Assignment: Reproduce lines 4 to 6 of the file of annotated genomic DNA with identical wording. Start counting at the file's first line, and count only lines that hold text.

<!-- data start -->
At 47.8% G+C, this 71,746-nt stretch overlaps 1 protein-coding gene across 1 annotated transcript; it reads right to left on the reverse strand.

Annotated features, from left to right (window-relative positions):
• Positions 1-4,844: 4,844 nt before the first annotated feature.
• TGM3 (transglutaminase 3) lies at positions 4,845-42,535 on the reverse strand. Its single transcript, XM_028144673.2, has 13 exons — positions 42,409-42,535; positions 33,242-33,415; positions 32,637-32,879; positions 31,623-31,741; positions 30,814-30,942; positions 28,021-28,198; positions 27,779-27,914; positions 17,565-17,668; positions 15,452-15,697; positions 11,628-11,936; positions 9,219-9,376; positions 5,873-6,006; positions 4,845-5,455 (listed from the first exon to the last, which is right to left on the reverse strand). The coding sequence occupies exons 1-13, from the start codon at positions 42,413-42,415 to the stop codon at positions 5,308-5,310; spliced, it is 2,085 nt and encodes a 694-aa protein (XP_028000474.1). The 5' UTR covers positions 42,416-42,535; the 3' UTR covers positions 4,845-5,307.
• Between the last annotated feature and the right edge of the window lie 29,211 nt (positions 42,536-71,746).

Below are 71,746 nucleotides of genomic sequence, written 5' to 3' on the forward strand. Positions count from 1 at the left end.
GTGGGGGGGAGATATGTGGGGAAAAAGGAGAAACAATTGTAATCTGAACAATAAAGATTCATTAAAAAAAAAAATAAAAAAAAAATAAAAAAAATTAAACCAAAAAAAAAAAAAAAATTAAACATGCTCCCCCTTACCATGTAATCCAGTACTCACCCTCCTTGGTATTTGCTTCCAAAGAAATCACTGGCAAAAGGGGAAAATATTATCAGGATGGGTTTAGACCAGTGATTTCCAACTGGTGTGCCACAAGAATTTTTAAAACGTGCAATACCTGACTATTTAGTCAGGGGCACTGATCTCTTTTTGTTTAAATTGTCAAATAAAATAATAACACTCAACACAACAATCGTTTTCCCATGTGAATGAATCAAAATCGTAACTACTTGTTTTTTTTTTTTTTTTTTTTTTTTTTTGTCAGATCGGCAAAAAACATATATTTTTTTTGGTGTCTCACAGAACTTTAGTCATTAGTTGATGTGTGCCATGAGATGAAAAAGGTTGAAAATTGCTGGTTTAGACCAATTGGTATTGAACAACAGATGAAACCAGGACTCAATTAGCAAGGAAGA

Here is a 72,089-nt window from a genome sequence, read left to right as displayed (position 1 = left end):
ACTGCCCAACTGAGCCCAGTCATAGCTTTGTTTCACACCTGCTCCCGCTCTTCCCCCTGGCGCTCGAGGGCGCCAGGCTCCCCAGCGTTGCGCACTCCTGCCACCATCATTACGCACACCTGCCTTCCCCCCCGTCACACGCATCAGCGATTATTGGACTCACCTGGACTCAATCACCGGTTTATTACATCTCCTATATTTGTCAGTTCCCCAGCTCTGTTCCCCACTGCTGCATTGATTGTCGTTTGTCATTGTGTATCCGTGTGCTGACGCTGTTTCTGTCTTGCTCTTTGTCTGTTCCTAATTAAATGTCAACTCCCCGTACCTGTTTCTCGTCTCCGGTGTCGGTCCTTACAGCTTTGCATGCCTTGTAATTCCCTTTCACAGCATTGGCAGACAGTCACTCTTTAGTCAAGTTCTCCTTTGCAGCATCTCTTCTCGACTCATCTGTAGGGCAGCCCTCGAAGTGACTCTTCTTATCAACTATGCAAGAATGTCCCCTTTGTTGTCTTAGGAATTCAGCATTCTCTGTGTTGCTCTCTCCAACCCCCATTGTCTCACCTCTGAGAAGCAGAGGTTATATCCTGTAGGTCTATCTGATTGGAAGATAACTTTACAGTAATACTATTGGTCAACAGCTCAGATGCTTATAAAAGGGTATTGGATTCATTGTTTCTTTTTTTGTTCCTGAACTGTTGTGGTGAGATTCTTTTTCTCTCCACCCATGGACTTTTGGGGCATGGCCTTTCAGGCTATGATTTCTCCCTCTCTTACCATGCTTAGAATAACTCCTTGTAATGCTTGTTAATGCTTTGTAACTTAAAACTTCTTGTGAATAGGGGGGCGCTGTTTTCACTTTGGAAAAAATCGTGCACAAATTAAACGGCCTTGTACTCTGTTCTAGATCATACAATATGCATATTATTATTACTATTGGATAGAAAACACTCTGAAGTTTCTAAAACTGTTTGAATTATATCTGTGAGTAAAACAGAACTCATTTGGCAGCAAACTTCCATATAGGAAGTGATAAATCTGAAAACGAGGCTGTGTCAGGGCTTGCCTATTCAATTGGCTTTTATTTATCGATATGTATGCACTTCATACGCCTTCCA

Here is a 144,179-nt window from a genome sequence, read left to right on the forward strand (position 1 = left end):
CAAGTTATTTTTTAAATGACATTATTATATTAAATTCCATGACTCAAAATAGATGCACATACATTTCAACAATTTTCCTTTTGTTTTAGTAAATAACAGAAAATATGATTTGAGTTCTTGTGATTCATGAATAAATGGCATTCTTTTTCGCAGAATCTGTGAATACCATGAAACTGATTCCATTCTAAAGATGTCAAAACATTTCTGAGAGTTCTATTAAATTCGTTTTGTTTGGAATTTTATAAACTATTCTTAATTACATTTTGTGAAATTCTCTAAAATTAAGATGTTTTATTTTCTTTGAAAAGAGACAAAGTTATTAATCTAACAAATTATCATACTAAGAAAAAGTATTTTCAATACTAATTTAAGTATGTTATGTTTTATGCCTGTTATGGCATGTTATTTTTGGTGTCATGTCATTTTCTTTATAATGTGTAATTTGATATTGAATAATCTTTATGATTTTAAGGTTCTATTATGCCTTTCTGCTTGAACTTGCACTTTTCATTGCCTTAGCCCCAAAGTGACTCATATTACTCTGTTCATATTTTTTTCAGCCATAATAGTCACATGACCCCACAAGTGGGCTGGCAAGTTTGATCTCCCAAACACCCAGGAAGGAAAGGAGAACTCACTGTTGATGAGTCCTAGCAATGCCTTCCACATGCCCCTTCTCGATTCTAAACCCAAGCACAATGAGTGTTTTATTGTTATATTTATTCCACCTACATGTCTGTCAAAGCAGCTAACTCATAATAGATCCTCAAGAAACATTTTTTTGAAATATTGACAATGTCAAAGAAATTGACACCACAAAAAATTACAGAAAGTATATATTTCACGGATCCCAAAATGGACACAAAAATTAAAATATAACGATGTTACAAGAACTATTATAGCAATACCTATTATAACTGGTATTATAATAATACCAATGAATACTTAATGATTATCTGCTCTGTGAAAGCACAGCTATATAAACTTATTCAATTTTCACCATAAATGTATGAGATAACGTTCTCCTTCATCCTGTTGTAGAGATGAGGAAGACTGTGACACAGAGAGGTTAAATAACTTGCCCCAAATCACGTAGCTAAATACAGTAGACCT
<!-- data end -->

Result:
• TGM3 (transglutaminase 3) lies at positions 4,845-42,535 on the reverse strand. Its single transcript, XM_028144673.2, has 13 exons — positions 42,409-42,535; positions 33,242-33,415; positions 32,637-32,879; positions 31,623-31,741; positions 30,814-30,942; positions 28,021-28,198; positions 27,779-27,914; positions 17,565-17,668; positions 15,452-15,697; positions 11,628-11,936; positions 9,219-9,376; positions 5,873-6,006; positions 4,845-5,455 (listed from the first exon to the last, which is right to left on the reverse strand). The coding sequence occupies exons 1-13, from the start codon at positions 42,413-42,415 to the stop codon at positions 5,308-5,310; spliced, it is 2,085 nt and encodes a 694-aa protein (XP_028000474.1). The 5' UTR covers positions 42,416-42,535; the 3' UTR covers positions 4,845-5,307.
• Between the last annotated feature and the right edge of the window lie 29,211 nt (positions 42,536-71,746).

Below are 71,746 nucleotides of genomic sequence, written 5' to 3' on the forward strand. Positions count from 1 at the left end.